We wrote a lot, we learned a lot from folks who found us via the blog. As time progressed, two more contributors, Jane Tsong and Joshua Link, came on board to write additional posts.

Creek Freak is a labor of love. We’re all volunteers. Sometimes we’ve scooped the local media on big river stories, and sometimes we’ve gotten busy with other work and neglected our readership. Overall, we’re up to 561 posts, more than 500 subscribers, nearly 2500 comments, and nearly 500,000 visits.

We have a couple of announcements that mean Creek Freak’s future may meander a bit. « Read the rest of this entry »

Fracking in L.A.? (Workshops to be held on 6/12 and 6/13)

June 11, 2012 § 2 Comments

A Dimock, Pennsylvania resident lights their flowing tap on fire, a result of natural gas drilling and hydraulic fracturing in a nearby field. While such effects may not occur as a result of petroleum well fracking, the shock-value of this image underscores the potential for groundwater contamination in any circumstance. (SOURCE: http://www.gaslandthemovie.com)

It is likely that many folks living in Los Angeles County are either entirely unfamiliar with hydraulic fracturing (fracking for short) or are under the impression it occurs only in distant places such as the Appalachian Basin (Marcellus Shale). This resource extraction process utilizes the high-pressure injection of thousands (and in some cases, millions) of gallons of water, sand and a proprietary blend of up to 600 chemicals (potentially including known carcinogens such as lead, uranium, mercury, ethylene glycol, radium, methanol, hydrochloric acid and/or formaldehyde) into deep wells to open fissures that enable natural gas to flow more freely out of the well. While the practice is primarily associated with the natural gas industry, fracking is also a method used by the petroleum industry as a means of squeezing more production out of what were previously thought to be exhausted wells.

Diagram illustrating the process behind hydraulic fracturing and, yes, the blue strip in the middle of the image represents an aquifer. (SOURCE: http://www.gaslandthemovie.com)

For the vast majority of Angelenos, it might come as a surprise to find out that there are two local petroleum wells, VIC-1-330 (Baldwin Hills, Plains Exploration & Production Company) and DOM-1 (Dominguez Hills, Occidental Oil and Gas), that have been fracked as recently as January of this year (SOURCE: FracFocus) and according to a recent report by Christine Shearer of Truthout, fracking has occurred in the L.A. basin for some time: « Read the rest of this entry »

Sediment Management Strategic Plan Open for Public Comment Until May 30

May 15, 2012 § 6 Comments

20-Year Planning Quantities and Remaining Capacity at Sediment Placement Sites (Source: LADPW)

On the heels of a critical piece of writing by Emily Green on the state of sediment management in Los Angeles (published in the May 14th edition of High Country News), the L.A. County Department of Public Works has completed (as of April) its draft 20-year Sediment Management Strategic Plan for 2012-2032 and is currently soliciting public comments until Wednesday, May 30th. The enormous document (524 pages) is available for download at www.LASedimentManagement.com (the downloadable document entitled “Community Meeting Boards” is a conveniently concise summary of the larger plan). « Read the rest of this entry »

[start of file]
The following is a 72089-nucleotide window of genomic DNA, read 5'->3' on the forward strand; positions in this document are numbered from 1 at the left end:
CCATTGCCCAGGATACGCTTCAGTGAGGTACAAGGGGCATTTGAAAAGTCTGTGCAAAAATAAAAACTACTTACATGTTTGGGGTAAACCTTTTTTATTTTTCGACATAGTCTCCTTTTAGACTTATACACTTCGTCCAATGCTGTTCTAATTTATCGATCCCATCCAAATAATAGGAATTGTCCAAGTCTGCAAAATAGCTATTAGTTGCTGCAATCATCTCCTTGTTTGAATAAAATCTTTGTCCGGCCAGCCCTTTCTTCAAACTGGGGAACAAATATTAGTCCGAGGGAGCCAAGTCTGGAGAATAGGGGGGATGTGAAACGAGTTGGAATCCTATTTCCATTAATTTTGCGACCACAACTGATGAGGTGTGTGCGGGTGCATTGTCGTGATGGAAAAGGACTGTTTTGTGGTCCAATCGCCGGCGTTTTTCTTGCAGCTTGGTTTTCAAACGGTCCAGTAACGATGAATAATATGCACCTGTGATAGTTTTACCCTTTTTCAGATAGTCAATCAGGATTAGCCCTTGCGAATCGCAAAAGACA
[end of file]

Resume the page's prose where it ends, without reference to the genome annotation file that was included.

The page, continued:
Cadiz wanna-be water empire gaining steam

February 29, 2012 § 1 Comment

Someone drive a stake through the heart of this ecological vampire, once and for all.  Forwarding you today to Chance of Rain:

Cadiz, Inc today announced that it has optioned use of a derelict gas line to ship northern Californian water to the Mojave Desert for long-term storage by….

via Just say no to Cadiz stock tease.

Projects Progress in Lincoln Heights and Santa Monica

January 29, 2012 § 2 Comments

Demolition underway at the 6.3-acre Albion Dairy site in Lincoln Heights. Photos taken looking downstream from the North Spring Street Bridge. The existing Downey Recreation Center park (with green lawn) is visible on the far left. The Los Angeles River is on the right, with the North Main Street Bridge visible.

I recently spotted a couple of projects that L.A. Creek Freak has reported on that are now making on-the-ground progress. In Lincoln Heights (photo above) the Albion Dairy site industrial buildings and parking lot are well on their way to being completely demolished. Information on that planned L.A. River park here. In Santa Monica (photo below) the Ocean Park Boulevard green street project is under construction. Information on that complete street project (including its green bike lanes) here.

Construction underway on the city of Santa Monica's Ocean Park Boulevard complete green street project

Driving the Verdugo Wash

January 27, 2012 § 4 Comments

Driver's trajectory through the Arroyo Verdugo - Photo from Tropico Station - click to go to larger images at Tropico Station

A unfortunate story about how our local creeks don’t look all that different from our freeways: Yesterday a woman drove her car down an access ramp and into the concrete Verdugo Wash. The Verdugo Wash (or Arroyo Verdugo) runs through the city of Glendale and enters the L.A. River across from Griffith Park.  « Read the rest of this entry »

News and Events – 25 January 2012